Suzhou Gardens and Canals

Suzhou Canals 400
Venice of the East, Suzhou Canals
Photo by: jeremy, Creative Commons

Most tourists, who have been in Suzhou Gardens & Canals, have been mesmerized by the way its daytime tranquility transforms into a splendid display of colorful lights at night. Its peaceful ambiance during the day is perfect for travelers who seek serenity and relaxation, but when evening comes, the cool and calming place becomes a romantic rendezvous for lovers.

Suzhou Gardens & Canals exudes beauty with its balanced combination of water and earth. Suzhou’s entire area is considered a water city, with its borders lying just along the historical Yangtze River. Its long stretch of Suzhou’s waterway connects to China’s Grand Canal, which is the most extensive ancient canal in the world.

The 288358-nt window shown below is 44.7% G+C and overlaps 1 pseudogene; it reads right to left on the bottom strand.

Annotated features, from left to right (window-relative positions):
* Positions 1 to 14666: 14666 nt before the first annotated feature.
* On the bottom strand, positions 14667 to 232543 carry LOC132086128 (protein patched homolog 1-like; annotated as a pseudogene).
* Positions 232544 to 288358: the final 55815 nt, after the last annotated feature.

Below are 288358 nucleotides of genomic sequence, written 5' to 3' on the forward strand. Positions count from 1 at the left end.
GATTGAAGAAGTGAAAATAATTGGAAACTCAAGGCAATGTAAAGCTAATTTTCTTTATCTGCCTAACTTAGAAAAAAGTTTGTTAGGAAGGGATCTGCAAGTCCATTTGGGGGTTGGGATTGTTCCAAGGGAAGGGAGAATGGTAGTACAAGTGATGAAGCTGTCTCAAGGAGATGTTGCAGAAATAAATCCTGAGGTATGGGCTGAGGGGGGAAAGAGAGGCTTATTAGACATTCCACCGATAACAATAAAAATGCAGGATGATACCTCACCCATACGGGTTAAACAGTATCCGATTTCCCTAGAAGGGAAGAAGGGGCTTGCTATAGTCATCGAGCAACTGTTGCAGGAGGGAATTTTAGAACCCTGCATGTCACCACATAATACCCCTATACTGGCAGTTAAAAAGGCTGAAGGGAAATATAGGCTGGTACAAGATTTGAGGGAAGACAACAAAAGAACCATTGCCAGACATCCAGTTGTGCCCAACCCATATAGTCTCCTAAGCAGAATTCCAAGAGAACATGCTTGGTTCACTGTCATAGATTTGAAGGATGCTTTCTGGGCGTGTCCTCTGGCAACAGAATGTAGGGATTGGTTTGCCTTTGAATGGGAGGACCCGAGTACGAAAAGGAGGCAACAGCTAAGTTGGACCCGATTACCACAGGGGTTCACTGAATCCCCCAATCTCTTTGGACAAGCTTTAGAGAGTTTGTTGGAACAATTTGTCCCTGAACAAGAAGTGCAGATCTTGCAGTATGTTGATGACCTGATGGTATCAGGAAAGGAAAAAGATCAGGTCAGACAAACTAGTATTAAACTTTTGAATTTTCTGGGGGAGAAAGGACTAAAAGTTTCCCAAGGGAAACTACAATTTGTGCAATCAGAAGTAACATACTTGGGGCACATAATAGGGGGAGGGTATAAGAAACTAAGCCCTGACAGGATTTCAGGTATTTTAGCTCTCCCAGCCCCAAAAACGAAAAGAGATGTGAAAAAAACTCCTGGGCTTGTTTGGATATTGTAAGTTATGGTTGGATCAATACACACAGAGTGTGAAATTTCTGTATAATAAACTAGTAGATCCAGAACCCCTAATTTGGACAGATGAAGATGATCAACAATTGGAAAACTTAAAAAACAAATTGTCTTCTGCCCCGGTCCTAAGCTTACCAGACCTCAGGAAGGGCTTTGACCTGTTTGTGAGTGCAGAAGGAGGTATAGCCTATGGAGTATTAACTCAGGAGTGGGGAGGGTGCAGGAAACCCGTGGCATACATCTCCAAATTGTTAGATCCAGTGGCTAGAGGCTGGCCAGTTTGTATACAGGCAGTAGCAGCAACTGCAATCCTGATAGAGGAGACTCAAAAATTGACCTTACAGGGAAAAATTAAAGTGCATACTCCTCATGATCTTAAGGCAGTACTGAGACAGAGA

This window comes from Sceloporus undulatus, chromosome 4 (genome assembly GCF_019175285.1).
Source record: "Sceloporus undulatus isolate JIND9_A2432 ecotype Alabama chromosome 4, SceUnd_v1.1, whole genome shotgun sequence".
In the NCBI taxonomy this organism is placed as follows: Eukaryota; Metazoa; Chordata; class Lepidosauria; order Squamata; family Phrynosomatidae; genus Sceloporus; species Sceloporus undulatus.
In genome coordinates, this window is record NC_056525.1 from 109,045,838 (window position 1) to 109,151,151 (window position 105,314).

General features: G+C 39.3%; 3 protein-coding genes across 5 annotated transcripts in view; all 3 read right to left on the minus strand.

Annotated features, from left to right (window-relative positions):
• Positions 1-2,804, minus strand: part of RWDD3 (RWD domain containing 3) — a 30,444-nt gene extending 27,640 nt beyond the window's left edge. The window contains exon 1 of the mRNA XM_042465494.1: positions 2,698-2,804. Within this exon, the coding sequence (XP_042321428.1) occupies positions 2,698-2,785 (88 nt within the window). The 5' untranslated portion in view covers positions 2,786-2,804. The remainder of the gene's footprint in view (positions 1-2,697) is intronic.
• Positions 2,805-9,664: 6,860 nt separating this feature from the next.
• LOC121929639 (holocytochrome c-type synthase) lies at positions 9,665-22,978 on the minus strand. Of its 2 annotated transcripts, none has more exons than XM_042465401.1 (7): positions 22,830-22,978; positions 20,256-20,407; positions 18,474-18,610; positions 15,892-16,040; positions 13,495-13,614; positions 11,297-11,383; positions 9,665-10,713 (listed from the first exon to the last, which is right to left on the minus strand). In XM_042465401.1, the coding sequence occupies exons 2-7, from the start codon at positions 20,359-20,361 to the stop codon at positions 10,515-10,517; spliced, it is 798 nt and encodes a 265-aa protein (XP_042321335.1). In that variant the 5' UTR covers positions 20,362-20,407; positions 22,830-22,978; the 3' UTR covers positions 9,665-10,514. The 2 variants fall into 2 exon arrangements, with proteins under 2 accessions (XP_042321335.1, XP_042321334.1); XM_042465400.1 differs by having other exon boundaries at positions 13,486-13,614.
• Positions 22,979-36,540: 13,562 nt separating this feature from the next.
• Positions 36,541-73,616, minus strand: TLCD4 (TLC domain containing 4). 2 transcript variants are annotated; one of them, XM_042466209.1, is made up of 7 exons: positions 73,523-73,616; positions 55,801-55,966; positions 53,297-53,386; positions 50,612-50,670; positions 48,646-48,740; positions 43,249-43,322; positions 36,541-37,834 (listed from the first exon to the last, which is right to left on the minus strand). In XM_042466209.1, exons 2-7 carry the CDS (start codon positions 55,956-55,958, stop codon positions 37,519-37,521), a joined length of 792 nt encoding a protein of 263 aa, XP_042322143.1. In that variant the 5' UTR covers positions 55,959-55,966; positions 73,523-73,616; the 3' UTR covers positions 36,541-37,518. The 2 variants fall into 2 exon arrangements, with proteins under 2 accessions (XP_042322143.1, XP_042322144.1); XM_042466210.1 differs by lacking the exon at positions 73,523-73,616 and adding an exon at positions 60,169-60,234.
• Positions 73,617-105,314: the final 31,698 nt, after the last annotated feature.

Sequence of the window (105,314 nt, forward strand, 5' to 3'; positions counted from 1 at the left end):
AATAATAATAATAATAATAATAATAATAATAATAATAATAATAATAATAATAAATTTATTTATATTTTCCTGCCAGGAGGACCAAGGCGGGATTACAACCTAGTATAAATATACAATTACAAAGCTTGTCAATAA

The connecting canals in Suzhou became popular for 2,000 years when different dynasties started to put up different garden designs to provide a relaxing place that help in cultivating the hearts and minds of the early Chinese. One of the first gardens was constructed in 6th century B.C. by the order of the King of Wu dynasty. Other gardens soon followed from the 16th to 18th century during the Ming and Qing dynasties. Currently, there are at least 200 gardens in Suzhou Gardens & Canals that showcase different themes and designs.

A typical Suzhou Chinese garden contains a balance of different elements that create harmony and peace. Unique touches, such as a fishpond, a set of stones, wooden bridges, healthy greenery, and poetic halls are just some of the things you’ll find in a Chinese garden. Early Chinese intended every Suzhou garden to be “the earthly paradise,” making each of the garden similar to a beautiful painting.

Suzhou is just 80 kilometers from Shanghai. It is a prefecture-level city established in 514 B.C.

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